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|Tombstone fights over water rights in federal court|
|Written by Michelle A. Monroe|
|Thursday, 16 February 2012 02:33|
A town famous for its battles between cowboys and outlaws, Tombstone takes on a new challenge now: the U.S. Forest Service.
The City of Tombstone is suing the Forest Service for its water rights to a pipeline in the Huachuca Mountains. City officials have maps and documents showing their water rights date back to more than 100 years ago. Last week, the hearings began at the federal courthouse in Tucson, and the city made its case before a judge.
“We’re so small,” said a Tombstone citizen sitting in the U.S. Federal District Courthouse.
“Yes, but we’re powerful,” answered her friend.
The wildfires which blazed through Arizona during last summer, and the ensuing monsoons, led to a perfect storm of trouble for Tombstone’s water line.
The pipeline runs though the Huachuca Mountains down to the city by a gravity-powered aqueduct. After a mudslide this summer, boulders the size of Volkswagens hit the pipeline damaging it in several places and cutting off the flow of water.
Gov. Jan Brewer declared an emergency state for the city of Tombstone in August, and appropriated funds to tide them over. However, these funds are intended to run out this month.
“We’ve asked to extend the emergency funds from the Department of Emergency Management,” said George Barnes, city manager.
The case between the city of Tombstone and the U.S. Forest Service was heard in federal court last week, and no one is certain when the trial will end.
City officials hope to have one permit to work on all 24 springs, but the Forest Service wants permit applications for each individual spring, and says the city is not fixing the springs with the appropriate environmental protocol.
“Right now we have two permits, and a small tractor,” said Paul Randall Bays, Tombstone’s attorney. “But that’s like using a teaspoon to move a brick.”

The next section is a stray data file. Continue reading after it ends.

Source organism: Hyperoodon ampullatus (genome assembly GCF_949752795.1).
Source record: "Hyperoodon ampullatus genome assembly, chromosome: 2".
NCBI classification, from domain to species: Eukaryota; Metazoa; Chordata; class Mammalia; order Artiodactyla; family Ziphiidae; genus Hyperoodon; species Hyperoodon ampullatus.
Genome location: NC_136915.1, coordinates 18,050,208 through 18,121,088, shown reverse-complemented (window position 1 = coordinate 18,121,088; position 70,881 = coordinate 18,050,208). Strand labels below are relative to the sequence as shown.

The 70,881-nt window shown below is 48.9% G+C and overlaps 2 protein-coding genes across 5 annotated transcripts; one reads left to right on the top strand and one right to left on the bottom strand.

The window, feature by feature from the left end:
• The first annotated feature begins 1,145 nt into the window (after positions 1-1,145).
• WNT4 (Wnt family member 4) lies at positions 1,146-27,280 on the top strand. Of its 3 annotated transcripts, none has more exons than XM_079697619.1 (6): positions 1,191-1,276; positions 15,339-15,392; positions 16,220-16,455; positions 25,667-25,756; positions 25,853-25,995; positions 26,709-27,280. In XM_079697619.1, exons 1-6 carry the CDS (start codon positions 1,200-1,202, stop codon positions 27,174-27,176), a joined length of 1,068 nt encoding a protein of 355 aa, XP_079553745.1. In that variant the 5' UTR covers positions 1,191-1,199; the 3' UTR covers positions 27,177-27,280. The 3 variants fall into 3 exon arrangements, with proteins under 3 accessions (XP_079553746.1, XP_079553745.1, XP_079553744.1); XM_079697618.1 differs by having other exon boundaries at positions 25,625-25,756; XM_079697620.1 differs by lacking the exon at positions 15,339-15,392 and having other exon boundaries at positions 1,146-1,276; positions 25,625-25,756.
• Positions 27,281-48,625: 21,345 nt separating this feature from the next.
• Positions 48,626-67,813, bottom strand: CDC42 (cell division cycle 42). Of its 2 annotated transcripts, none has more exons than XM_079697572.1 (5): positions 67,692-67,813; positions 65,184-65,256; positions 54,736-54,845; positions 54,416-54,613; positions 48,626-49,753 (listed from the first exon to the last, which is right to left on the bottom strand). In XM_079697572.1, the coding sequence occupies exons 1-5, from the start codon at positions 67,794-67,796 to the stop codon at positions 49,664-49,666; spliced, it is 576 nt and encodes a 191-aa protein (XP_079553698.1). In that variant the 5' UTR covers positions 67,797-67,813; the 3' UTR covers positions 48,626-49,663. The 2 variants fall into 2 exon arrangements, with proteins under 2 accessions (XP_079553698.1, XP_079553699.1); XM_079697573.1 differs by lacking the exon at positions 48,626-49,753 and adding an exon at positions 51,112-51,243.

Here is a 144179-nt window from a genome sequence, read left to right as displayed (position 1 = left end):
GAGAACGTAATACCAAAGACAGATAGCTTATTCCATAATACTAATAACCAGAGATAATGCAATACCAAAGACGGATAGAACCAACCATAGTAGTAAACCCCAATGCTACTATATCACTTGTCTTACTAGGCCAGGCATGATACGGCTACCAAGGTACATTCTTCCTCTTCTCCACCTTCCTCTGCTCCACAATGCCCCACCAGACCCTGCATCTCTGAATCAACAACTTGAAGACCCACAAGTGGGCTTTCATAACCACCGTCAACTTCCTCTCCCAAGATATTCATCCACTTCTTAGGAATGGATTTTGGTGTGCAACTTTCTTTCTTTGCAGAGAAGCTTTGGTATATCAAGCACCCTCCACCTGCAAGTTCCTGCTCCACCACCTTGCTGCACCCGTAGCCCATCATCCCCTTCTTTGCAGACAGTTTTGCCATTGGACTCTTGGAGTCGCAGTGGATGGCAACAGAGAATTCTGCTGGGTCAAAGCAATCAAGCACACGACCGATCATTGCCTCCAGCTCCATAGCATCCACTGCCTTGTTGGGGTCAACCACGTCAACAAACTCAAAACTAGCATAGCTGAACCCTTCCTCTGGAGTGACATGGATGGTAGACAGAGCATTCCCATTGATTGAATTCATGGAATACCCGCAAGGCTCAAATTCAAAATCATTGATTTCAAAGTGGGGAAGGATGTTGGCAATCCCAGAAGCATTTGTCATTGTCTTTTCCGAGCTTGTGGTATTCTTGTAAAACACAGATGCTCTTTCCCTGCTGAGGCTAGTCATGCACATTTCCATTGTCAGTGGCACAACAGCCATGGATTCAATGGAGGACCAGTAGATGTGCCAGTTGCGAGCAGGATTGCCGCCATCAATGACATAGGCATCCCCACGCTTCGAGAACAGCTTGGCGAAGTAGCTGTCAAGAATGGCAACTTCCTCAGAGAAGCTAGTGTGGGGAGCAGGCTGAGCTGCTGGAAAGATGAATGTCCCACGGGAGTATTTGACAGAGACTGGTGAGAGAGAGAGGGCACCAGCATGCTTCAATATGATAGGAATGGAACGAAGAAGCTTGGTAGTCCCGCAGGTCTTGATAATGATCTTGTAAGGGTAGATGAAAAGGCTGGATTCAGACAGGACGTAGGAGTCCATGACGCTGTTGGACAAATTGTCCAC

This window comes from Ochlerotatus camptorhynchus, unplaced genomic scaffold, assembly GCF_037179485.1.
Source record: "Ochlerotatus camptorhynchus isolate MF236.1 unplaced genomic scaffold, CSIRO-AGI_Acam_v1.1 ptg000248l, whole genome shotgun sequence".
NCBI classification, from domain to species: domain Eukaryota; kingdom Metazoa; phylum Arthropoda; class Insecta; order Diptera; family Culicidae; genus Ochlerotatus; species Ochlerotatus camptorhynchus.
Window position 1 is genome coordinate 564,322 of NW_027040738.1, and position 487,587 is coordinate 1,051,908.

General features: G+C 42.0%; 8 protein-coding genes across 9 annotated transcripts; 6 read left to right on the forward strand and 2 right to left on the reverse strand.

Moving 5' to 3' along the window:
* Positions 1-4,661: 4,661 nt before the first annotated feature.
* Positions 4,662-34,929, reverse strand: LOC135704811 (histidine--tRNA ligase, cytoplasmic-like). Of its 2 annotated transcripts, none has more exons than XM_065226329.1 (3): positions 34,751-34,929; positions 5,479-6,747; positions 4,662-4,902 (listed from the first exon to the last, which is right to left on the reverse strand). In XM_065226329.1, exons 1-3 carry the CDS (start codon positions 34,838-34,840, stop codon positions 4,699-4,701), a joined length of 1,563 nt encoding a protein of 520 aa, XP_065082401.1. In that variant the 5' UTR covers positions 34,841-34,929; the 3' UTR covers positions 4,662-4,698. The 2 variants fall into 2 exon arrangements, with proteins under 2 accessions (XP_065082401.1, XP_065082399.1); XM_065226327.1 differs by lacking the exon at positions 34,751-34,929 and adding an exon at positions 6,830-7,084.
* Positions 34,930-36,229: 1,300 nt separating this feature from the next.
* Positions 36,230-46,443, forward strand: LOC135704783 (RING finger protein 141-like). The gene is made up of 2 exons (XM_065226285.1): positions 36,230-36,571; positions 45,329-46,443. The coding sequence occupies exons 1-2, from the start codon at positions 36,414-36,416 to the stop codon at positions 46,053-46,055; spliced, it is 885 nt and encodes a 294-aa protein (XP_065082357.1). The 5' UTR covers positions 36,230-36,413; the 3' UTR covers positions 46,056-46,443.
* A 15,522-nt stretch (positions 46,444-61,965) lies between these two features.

The Goldwater Institute has joined Tombstone in its legal battle.
“We’re little guys with little lawyers but these Goldwater guys know their way around the place,” Barnes said. “
There are seven springs readily available to be worked on, but the other 17 are under debris and their state is unknown.
The Forest Service could not be reached for comment as of press time.
“We haven’t heard anything from the Forest Service,” said Mayor Jack Henderson. “Things are pretty quiet with the litigation going on, but I’m looking forward to court.”
Last week, the city of Tombstone provided their side of the case and this week the judge heard the Forest Service.
“Well, if we can get the Forest Service folks on the stand and tell them they've been hindering our efforts deliberately, the outcome should be fairly favorable,” Henderson said.
Tombstone receives between 50 percent and 80 percent of its water from the damaged pipeline. While its reserves are being drained, the city is also concerned because in December 2010 one of the city’s wells was found to have high amounts of arsenic in it. The level of arsenic is still under the legal limit but the city purchased more than $250,000 worth of purification equipment. However, purifying work has not commenced because the city is focused on getting the main source of water back to Tombstone.
“Keep your fingers crossed for the little city of Tombstone,” Barnes said. “We’re hanging on.”